Inflatable air mattresses and memory foam mattresses tend to cost far more than a basic innerspring mattress, but don’t assume that spending more guarantees you a better sleep or a more medically sound rest. Your best guide is your own comfort. “If you like a mattress, use it,” says Dr. Joseph De Koninck, professor of psychology and director of the sleep lab at the University of Ottawa. “As long as your bed is comfortable to you, that’s all that’s important.”

Be firm — but not too firm

If a mattress is too firm, it won’t evenly support all your body parts and may hurt your hips and shoulders. But if it’s too soft, you can sink into the mattress, which can cause tingling, numbness and body aches. A good way to judge firmness is to lie back and see if you can slide your hand through the small space between the mattress and the small of your back. If you can, the mattress is too firm. Look for something a little softer.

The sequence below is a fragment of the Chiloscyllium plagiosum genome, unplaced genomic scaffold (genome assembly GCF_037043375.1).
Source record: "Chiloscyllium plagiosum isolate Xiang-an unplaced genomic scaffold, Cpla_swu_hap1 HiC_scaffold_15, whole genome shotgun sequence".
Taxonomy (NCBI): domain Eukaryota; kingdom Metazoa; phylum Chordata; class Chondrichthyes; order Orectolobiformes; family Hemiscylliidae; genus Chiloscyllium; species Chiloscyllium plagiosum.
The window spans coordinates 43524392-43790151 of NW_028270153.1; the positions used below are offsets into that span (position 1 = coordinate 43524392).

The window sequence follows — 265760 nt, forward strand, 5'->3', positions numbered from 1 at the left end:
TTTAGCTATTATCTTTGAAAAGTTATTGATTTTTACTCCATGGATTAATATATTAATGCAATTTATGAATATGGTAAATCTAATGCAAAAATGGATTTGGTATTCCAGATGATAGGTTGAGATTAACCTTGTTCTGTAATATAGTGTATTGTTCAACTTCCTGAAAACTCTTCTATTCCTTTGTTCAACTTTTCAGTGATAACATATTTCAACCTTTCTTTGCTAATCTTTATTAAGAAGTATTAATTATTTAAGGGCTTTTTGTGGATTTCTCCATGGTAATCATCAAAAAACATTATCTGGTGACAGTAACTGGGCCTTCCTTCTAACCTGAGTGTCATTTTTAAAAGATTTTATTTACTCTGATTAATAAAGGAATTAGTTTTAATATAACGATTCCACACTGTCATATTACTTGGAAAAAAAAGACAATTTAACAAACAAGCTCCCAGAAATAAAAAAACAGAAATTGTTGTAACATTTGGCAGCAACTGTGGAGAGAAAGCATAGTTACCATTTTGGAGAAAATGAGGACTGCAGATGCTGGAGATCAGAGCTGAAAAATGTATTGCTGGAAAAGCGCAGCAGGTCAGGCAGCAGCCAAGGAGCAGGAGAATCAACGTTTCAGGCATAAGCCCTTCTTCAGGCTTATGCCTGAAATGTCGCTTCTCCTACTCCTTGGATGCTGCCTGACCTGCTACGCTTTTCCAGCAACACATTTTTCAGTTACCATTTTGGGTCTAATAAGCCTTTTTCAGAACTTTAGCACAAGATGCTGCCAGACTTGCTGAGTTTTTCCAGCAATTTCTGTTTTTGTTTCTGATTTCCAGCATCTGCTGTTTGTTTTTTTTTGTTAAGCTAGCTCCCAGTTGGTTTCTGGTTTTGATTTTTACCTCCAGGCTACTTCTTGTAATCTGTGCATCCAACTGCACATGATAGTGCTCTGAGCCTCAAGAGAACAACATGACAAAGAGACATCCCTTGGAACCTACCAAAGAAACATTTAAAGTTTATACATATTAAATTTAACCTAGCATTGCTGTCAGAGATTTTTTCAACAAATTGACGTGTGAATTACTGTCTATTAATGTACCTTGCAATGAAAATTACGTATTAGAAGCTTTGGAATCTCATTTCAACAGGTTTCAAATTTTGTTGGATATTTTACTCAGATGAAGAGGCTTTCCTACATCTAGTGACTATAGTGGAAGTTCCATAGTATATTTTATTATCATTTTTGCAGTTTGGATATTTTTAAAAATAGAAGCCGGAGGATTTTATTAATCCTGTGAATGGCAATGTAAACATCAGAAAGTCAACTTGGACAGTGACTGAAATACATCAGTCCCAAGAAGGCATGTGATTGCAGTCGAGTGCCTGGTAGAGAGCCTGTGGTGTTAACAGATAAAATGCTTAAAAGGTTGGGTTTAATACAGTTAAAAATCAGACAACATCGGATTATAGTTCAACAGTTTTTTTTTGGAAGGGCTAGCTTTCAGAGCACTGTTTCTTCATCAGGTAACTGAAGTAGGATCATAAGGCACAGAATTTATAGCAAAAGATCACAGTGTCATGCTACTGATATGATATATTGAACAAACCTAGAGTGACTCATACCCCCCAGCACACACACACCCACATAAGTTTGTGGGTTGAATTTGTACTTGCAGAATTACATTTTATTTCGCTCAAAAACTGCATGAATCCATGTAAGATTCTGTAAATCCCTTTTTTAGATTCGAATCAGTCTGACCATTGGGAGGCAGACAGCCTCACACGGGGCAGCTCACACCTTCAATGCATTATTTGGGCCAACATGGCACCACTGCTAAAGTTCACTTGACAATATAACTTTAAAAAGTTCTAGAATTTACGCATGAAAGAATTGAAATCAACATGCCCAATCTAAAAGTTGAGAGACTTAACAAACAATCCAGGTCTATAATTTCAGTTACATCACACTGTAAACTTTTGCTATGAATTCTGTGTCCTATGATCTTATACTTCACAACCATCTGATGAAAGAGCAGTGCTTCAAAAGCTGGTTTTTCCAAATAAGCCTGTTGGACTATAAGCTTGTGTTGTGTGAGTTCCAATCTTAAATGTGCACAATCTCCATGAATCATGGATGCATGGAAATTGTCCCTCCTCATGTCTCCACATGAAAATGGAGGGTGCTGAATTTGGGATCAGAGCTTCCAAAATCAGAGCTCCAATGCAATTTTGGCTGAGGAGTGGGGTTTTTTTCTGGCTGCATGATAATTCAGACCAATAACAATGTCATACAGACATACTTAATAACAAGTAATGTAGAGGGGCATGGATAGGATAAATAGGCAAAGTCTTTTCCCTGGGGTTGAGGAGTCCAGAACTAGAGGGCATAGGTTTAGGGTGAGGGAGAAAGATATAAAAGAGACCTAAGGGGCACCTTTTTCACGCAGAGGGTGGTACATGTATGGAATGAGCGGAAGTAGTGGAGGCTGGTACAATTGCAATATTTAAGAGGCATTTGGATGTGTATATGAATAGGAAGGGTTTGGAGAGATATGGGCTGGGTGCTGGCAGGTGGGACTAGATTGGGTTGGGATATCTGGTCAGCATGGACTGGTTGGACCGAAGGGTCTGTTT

Ask about returns

The mattress that feels great in a store may be too firm or too soft when you try to sleep on it. To avoid problems, inquire about the store’s return policy. Most furniture stores offer a seven-day exchange policy, meaning you can exchange the mattress for another one in that period, but not necessarily get your money back. Most speciality mattress shops extend the return period to 30 or even 60 days. The longer the return period, the better for you. But ask about any extra fees — some retailers charge a pick-up fee if you choose to exercise the return option.